As I look behind me, I can see what lies ahead. When I gaze into my rear view mirror, I see my future. I see a little man, who at the age of three, loves to sing along to his favorite songs and have the sunroof opened wide because he likes the feeling of the wind in his hair. And with the help of a little mirror that is fastened to the back of her seat, I see a baby girl, who is twirling her little feet and happily chewing on her pacifier. I remember who they were as infants, and I see who they are now in their reflections. But more importantly, I can envision who they will become.
It is so ironic that so much of my past is made up of looking at myself in the mirror. When I was a little girl, I would examine my features to determine whether I looked more like my mom or my dad. In middle school, I spent hours trying to make sense of my suddenly curly hair. In high school, college and beyond, I stood in front of the mirror before countless dances, dates and interviews. Now I am a mother, and when I look into the mirror, I look past my own reflection to watch my children. They are the best reflection of who I am. They are an extension of me. They are my present and my future. I am their Momma, and they are so much a part of me that when I look at them, I see myself more clearly than ever before.
Alex has the biggest brown eyes. And to this day when I look in my rear view mirror, I can see that tiny baby I brought home from the hospital on that cold December day. He wore a knit hat on his head and his bright eyes took in his surroundings as we drove home from the hospital. From that moment I knew he was never going to miss a thing. Now three and a half years later, he is a boy, no longer a baby, but those eyes are the same. They are the windows to his emotions. When he is content, the joy can be seen in his eyes first before a smile even reaches his lips, and when he is angry, his eyebrows tell the story of his woe. In his eyes, I glimpse the baby he was and the man he will become. Alex is strong-willed and intelligent. He has to have things his way. As I spend my days trying to instill in him the importance of sharing, flexibility, and tolerance, I know what tries my patience is part and parcel of him being a little boy. But as I watch him in the rear view mirror and listen to his constant chatter, I can see that his independence, his determination and his stubbornness will always be a part of him. I envision him in elementary school working on a science project and getting frustrated when the outcome does not work out as he was sure it would. Then he is in high school unwavering in his efforts to get into the best college. Once he is there, he is in class arguing an issue and refusing to back down because he believes to be right, because after all, Alex is always right. I also witness the loyal, loving and empathetic Alex. He sings to his sister and makes her laugh as only he can. When she cries, he tells her, “It is okay, I am right here.” He will always be her protector, I know that. He will grow up taking care of his sister, as he will one day take care of his own wife and children. My heart wrenches as I see us dancing on his wedding day. Then he is there as a husband and a father, full patience and devotion and the drive to give them the best life has to offer.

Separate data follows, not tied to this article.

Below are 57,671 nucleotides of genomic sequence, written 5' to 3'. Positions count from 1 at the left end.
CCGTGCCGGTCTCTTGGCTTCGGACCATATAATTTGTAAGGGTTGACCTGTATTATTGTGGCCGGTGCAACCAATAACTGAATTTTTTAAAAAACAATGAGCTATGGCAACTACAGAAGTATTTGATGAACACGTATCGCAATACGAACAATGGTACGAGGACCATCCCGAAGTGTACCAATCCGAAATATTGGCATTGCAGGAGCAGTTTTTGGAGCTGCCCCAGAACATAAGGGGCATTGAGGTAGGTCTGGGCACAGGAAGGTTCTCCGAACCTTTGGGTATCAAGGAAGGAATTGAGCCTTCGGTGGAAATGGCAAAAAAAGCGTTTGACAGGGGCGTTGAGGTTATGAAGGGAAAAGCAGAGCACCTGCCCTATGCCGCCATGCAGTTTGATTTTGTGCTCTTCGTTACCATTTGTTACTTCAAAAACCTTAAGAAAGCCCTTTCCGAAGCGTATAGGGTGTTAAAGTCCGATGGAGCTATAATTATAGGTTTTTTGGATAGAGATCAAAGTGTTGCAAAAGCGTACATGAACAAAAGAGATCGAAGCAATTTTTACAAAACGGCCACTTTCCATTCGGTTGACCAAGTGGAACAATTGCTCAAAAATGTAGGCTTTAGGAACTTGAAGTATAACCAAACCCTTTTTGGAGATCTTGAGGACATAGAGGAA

Isabella’s eyes are the brightest blue. People constantly stop me everywhere I go to comment on her striking eyes. “Look at those eyes.” I do. Every chance I get. I am still trying to learn about her, and her eyes teach me something new everyday. I look at her reflection, and her eyes show me she is smiling even though she has the pacifier in her mouth. The day we brought her home from the hospital was as sizzling as Alex’s homecoming was frigid. I looked in the mirror and saw her tiny face and could not believe I had been blessed with another healthy, beautiful child. Images flash. I picture her chasing after her big brother. He is going to teach her all he knows: the good and the bad. Isabella is a Momma’s Girl from the minute she wakes up until I kiss her goodnight. If she is fussy in the car, all I have to do is start talking to her. My voice settles her; her eyes smile. As she grows, I know I will be the one who makes everything better. I am her Momma. I see drama and mischief in those eyes. She is going to give me a bit of trouble here and there. She is going to put her hands on her hips and tell me no. Isabella is very social, and I have a feeling she will have a lot of friends. She is sensitive. Her eyes can go from smiling to tear-filled in a matter of seconds. I can see some tears in her future, but I will be right there to dry them, and Alex will be right there to defend her. My breath catches as I see her walk down the aisle in a gown of white. Her husband and children will know exactly how much she loves them by looking into her eyes. Those blue eyes I see smiling at me everyday in the mirror will light up each and every time she looks at them. She will look at them with the adoration and devotion that only a mother can have.
I know that as I continue down the road with my children, there will be changes. Alex will graduate from a car seat to a booster to the back row of the minivan where he will sit with his buddies. Isabella will twirl her feet on the way to soccer practice and ballet recitals. But I know for sure that there will be a constant in our lives. When I look into that rearview mirror, I will be looking into their eyes. A boy with eyes of brown and a girl with eyes of blue, both miracles, manifestations of the person who loves them most, their Momma.